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Visitor arrivals to St. Vincent and the Grenadines in January registered a more significant increase than the end of 2014, when they increased “barely”.

“I wish we were up for the end of 2014, but we are up and that is a positive,” head of the Tourism Authority, Glen Beache, told a press briefing on Wednesday as he announced that in January 2015 overall visitor arrivals increased 9.8 per cent.

The number of stay over visitors increased 9.8 per cent, while same day visitors were up 5.6 per cent. Yacht arrivals jumped 10.3 per cent, cruise ship visitors increased 9.7 per cent.

Beache said that arrivals from all the major markets increased, with the United States rising 0.3 per cent; Canada, 15 per cent; Trinidad, 5.4 per cent, and the United Kingdom, 17.8 per cent.

“Not to toot our horn but those are some good results. I hope it continues into February and March to the close of the tourism season to the end of April,” Beache said, noting that each month’s tourism statistics are usually available two months later.

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He said the Authority is hoping to implement some initiatives to encourage visits to St. Vincent and the Grenadines in the off-season.

“Let them see St. Vincent and the Grenadines as the place to be, no matter what time of year it is,” he said. “The tourism Authority continues to market the destination, do some public relations to make sure we push it as much as possible.”

Beache noted that a lot of travel articles mention Argyle International Airport.

The airport has missed several completion deadline since 2011, its initial date for operationalisation.

Beache said the new target is October of this year.

He noted that CNN has listed St. Vincent and the Grenadines among the top 10 places to visit in 2015, before they change.

Beache said that during the Budget Debate last year, MP for Central Kingstown, St. Clair Leacock, an opposition lawmaker, said the Tourism Authority probably wrote the New York Times piece that listed St. Vincent and the Grenadines among the top 50 places to visit in 2015.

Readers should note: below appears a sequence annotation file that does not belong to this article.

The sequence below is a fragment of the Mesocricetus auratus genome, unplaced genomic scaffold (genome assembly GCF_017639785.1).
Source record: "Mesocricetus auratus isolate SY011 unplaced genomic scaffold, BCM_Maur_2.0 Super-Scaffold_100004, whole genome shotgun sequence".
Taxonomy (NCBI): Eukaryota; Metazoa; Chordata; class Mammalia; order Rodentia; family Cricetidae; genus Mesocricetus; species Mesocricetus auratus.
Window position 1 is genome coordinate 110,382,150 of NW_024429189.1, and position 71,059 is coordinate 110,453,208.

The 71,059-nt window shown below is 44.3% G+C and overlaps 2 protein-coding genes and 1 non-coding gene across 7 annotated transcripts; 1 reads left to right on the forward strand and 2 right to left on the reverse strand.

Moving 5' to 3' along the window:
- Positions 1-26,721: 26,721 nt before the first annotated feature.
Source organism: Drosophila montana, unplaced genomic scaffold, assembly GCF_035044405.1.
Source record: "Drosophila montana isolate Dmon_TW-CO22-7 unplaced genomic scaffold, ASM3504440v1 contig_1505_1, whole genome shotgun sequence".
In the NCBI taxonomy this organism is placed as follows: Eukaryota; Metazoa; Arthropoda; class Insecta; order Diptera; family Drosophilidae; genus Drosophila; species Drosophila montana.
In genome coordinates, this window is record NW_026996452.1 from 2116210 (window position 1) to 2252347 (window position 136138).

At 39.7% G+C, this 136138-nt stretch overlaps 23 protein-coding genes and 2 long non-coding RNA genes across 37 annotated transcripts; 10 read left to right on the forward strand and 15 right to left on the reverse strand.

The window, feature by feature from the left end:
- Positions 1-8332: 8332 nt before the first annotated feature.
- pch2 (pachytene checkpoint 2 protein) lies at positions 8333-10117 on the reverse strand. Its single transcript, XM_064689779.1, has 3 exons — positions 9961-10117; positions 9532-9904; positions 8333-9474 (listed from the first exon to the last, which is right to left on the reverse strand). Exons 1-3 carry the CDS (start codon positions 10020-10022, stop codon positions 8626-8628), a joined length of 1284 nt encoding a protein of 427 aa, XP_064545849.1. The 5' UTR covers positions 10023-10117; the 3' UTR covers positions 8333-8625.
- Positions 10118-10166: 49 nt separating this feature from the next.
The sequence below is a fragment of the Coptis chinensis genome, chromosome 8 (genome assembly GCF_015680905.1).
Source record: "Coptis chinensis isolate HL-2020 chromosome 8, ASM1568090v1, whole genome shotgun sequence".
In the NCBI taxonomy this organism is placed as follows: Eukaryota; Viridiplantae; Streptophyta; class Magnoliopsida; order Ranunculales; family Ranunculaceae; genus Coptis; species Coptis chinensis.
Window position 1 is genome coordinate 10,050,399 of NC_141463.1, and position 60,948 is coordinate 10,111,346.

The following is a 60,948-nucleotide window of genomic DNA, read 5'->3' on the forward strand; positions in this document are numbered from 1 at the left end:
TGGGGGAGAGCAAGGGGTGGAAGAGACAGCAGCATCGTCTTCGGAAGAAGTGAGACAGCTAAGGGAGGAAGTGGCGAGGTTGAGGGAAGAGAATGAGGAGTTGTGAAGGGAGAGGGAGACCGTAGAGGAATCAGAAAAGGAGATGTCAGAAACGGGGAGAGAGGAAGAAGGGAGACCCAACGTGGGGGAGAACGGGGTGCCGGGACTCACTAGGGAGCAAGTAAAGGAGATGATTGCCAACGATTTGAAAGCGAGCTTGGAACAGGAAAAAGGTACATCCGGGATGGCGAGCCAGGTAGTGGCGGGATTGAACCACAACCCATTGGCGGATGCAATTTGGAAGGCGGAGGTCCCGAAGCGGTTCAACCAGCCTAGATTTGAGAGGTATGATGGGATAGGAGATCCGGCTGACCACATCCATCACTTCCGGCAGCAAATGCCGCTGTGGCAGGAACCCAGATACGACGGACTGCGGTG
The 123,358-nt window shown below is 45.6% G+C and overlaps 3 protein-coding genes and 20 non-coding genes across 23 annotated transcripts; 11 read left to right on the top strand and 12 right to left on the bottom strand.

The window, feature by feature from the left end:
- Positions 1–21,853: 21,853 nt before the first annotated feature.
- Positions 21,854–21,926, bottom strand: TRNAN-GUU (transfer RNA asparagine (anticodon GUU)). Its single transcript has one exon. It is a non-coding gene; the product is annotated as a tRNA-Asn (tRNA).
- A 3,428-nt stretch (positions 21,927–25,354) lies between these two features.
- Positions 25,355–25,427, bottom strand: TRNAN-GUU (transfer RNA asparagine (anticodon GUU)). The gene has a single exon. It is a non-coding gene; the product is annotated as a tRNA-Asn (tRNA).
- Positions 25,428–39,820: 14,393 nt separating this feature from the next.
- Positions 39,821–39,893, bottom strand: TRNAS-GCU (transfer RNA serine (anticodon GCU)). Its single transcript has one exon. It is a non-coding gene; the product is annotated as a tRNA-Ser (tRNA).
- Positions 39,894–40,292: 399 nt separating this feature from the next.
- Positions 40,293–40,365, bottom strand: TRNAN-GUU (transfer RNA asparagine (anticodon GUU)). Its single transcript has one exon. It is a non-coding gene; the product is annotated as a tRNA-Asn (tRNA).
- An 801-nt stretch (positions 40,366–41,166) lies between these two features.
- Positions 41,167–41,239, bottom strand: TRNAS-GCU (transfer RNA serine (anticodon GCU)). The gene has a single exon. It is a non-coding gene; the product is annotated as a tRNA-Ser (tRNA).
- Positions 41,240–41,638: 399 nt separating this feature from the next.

“I did not know we had that much power at the Tourism Authority to write things for the New York Times. I don’t think we have that much power to write things for CNN also.

“As I keep on saying, internationally, people can’t seem to get enough of us. There is no denying now that the international airport is close to completion and would be finished soon,” Beache said.

He said that media mention such as CNN and the New York Times does a destination a lot of good.

“It is huge. It’s getting the name of St. Vincent out there. Media mention, or feature story is completely different from advertising — me putting a full-page ad,” he said.

He said a full-page advertisement about the country is seen as just as at that — a full page ad.

“Of course, we are going to have nothing but good things to say; we are going to take the best pictures and put them out there. A feature story, where you are getting the opinion of a writer that you trust, goes a lot further, and especially travel writers who go to so many places and they do have bad places that they go to,” he said.

“Travelling is all about the experience. It’s a huge plus for us — a big difference between an ad and a feature story,” Beache said.

5 replies on “SVG sees increased visitor arrivals in January”

  1. Clement Percival says: